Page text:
SRS, the e-scrap wing of publicly traded Sims Metal Management, had all nine of its U.S. processing facilities certified to the environmental standard. The company, which is in the midst of a sizable restructuring, announced the decision to part ways with Seattle-based e-Stewards Aug. 14.
“What we found is that the e-Stewards certification isn’t providing any real material business value to Sims in the U.S.,” Steve Skurnac, SRS’s president, later told E-Scrap News in an interview. “I think recyclers have always been interested in it, but the folks that use recyclers, whether they’re corporations or municipalities, don’t see it as a super-high priority.”
Skurnac said Sims’ corporate clients in the U.S. increasingly do their own audits of downstream recycling companies.
He also said recent policy moves by e-Stewards regarding the use of prison labor and CRT glass caught the company’s attention. Leaders of the certification are currently deciding whether to expand its policy toward landfilling CRT glass – permissible only as a “last resort” – to storing it indefinitely on the grounds of a solid waste landfill.
“If you’re going to say it’s okay to landfill because you don’t have a choice, and you’re going to potentially consider a solitary landfill to benefit one company that may come in the future to grab it, part of that just starts to water down the certification,” Skurnac said. “That’s our point of view and it’s not adding any value to our business.”
Jim Puckett, executive director of the Basel Action Network (which created the e-Stewards standard), said he is hopeful Sims will reconsider its move. Puckett added he “vehemently disagrees” with the suggestion the certification is not worth its price tag.
In addition, Puckett stood by the group’s recent movement on prison labor, allowable only with written approval, and CRT glass, which as of now can be sent to solid waste landfills as a last resort but is not considered recycling.
“We’ve strengthened things,” Puckett said in an interview. He added that Sims’ reasoning for dropping the standard “sounds like an excuse to me. I think what it comes down to is the cost of meeting a high bar.”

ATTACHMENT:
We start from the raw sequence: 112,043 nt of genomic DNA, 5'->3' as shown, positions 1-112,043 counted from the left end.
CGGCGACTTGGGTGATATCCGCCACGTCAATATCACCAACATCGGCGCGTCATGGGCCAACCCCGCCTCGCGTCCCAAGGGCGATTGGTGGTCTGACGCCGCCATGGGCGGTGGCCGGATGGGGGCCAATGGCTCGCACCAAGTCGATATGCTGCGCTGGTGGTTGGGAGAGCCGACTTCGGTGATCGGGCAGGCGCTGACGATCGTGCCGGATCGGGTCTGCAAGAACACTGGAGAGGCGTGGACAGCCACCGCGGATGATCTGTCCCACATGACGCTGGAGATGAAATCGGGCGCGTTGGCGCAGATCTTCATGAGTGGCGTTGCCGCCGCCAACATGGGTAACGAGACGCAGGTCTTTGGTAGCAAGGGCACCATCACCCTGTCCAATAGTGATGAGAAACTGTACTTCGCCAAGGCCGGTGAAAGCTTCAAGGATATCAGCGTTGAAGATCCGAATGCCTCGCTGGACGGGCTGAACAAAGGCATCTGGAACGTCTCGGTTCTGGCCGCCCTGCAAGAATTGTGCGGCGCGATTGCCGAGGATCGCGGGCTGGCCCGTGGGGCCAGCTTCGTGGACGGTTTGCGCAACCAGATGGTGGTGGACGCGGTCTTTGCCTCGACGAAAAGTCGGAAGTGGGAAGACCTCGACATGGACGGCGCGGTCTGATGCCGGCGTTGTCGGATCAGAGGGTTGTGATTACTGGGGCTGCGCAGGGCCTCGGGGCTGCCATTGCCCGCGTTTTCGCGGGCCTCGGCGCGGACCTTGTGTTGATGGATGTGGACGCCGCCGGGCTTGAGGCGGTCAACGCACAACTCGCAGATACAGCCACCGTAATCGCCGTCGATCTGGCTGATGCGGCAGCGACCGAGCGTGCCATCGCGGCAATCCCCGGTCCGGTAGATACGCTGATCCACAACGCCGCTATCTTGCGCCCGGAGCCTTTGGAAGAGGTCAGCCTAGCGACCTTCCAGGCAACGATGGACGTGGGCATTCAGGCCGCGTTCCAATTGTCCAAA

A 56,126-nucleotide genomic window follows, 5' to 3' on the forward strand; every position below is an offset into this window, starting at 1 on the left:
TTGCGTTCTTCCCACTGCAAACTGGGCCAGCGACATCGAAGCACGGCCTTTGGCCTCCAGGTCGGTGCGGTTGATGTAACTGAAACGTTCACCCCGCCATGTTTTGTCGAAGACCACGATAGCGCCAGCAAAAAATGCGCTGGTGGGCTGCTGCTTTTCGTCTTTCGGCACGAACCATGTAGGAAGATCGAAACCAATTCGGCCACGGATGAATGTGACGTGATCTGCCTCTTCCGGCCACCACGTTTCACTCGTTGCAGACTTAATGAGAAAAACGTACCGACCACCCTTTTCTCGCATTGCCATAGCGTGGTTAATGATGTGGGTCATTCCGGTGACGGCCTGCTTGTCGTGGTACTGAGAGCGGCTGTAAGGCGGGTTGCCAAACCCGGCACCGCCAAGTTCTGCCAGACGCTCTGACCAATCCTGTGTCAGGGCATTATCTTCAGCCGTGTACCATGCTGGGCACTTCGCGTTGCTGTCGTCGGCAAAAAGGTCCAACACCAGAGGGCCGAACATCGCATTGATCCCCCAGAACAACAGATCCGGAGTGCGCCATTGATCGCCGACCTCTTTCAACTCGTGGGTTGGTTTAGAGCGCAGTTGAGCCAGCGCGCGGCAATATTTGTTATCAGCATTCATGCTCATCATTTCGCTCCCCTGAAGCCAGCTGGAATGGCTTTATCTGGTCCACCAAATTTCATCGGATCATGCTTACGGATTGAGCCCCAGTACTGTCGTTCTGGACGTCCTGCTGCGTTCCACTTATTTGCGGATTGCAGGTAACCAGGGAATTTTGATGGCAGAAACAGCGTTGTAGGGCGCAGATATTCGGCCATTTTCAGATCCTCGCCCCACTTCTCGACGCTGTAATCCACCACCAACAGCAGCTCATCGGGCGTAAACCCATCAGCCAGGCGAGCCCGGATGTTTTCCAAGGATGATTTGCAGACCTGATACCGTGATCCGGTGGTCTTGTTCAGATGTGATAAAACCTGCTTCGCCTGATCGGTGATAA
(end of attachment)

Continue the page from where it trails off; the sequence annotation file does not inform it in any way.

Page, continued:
Currently, e-Stewards is aiming to clarify its stance on CRT glass and one emerging option for it: The group is considering a petition from e-Stewards member Kuusakoski to allow CRT glass to be stored on the grounds of an Illinois landfill for “future recovery.”
Puckett confirmed no e-Stewards decision had been reached.
“We are in the process of looking at a petition that was sent to us, but there hasn’t been a determination on that,” Puckett stated. “So Sims might not agree with it, but I would hope they agree with the democratic process.”
SRS, meanwhile, has also been involved in complicated decision making of late. Over the past 18 months, the processor has undertaken a sizable restructuring of its operations, closing all of its Canadian processing sites and significantly reducing its role in the U.K. The company has also shut down plants in New Jersey and Texas.
In response to Sims’ recent certification announcement, e-Stewards leaders issued a press release and characterized the processor’s move as a reaction to “tough economic times.”
“A very wrong and discredited message is sent – ‘being responsible is expendable,'” the statement reads.
Skurnac, however, defined the move as one based on value, not cost.
“Our standards are not being lowered, they’re not expendable and this is not a financial decision based on Sims’ profit and loss,” Skurnac stated. “It’s a financial decision based on the value of that certification.”
While Skurnac would not detail how much Sims pays e-Stewards in annual fees, he described the sum as “a big number” and “at the top end of the scale.” Companies certified to e-Stewards pay an annual marketing and licensing fee on a sliding scale based on revenues and capping out at $90,000.
Sims will retain its certifications with R2 for “the time being,” Skurnac said.